At first, Mary attributed this knocking and pounding to some natural cause, like the settling of the house on its foundation. But when visitors heard the knocking sounds, they were immediately frightened out of their wits.

The knocks seemed to be coming up through the floorboards, and guests swore they could feel the pounding in the soles of their feet. No, this was not the sound of a house settling.

Neighbors witnessed the knockings and rappings inside the Titus home. They thought they had found a supernatural explanation when the neighbors learned that the strange sounds began almost immediately after company officials re-opened the portion of the mine where Dennis Titus had met his death.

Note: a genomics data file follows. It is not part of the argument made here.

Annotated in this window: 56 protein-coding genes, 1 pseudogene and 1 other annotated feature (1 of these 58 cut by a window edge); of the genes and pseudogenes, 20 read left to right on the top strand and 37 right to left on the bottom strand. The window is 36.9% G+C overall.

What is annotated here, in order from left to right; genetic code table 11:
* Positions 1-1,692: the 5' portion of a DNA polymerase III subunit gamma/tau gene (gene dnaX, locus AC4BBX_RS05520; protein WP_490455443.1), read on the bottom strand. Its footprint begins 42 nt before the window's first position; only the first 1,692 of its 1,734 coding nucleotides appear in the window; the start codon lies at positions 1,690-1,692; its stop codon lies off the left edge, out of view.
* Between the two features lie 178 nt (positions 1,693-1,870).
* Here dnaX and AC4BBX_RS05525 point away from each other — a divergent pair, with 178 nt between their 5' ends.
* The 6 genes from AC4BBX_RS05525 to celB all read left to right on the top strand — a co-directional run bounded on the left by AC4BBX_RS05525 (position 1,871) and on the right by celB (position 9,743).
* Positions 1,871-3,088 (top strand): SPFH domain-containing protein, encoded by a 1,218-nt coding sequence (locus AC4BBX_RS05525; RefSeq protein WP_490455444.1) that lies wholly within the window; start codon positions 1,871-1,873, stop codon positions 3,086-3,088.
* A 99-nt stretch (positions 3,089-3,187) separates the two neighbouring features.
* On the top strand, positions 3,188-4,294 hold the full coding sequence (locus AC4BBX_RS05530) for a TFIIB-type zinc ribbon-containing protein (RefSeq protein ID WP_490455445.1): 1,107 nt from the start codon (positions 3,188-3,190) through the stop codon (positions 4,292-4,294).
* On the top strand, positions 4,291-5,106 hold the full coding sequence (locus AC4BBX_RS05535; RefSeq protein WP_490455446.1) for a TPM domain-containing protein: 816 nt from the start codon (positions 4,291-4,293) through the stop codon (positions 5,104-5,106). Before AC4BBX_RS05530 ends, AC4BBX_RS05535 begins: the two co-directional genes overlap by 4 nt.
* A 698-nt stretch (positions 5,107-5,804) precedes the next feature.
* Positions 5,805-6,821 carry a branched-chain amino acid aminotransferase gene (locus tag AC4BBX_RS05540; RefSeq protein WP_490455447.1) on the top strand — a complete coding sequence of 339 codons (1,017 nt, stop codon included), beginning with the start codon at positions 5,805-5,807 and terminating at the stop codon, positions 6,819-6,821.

Some of the Plymouth miners visited the house on Vine Street to hear the eerie sounds for themselves, and many said  the knocks were identical to those heard in the mines after workers the cave-in  entombed them.

Mary, however, did not buy this explanation. Her husband’s body had been recovered from the mine and given a proper burial, and whomever– or whatever– was haunting the Titus home seemed to have little interest in the widow. The unwelcome entity appeared to have a peculiar fascination with Mary’s daughter, Cora.

Since the knocking began, Cora was subject to fits of hysterics. St. Vitus’s dance afflicted her, too. This disease causes the victims to twitch and jerk uncontrollably. Cora claimed that she had seen the ghost, and it followed her from room to room.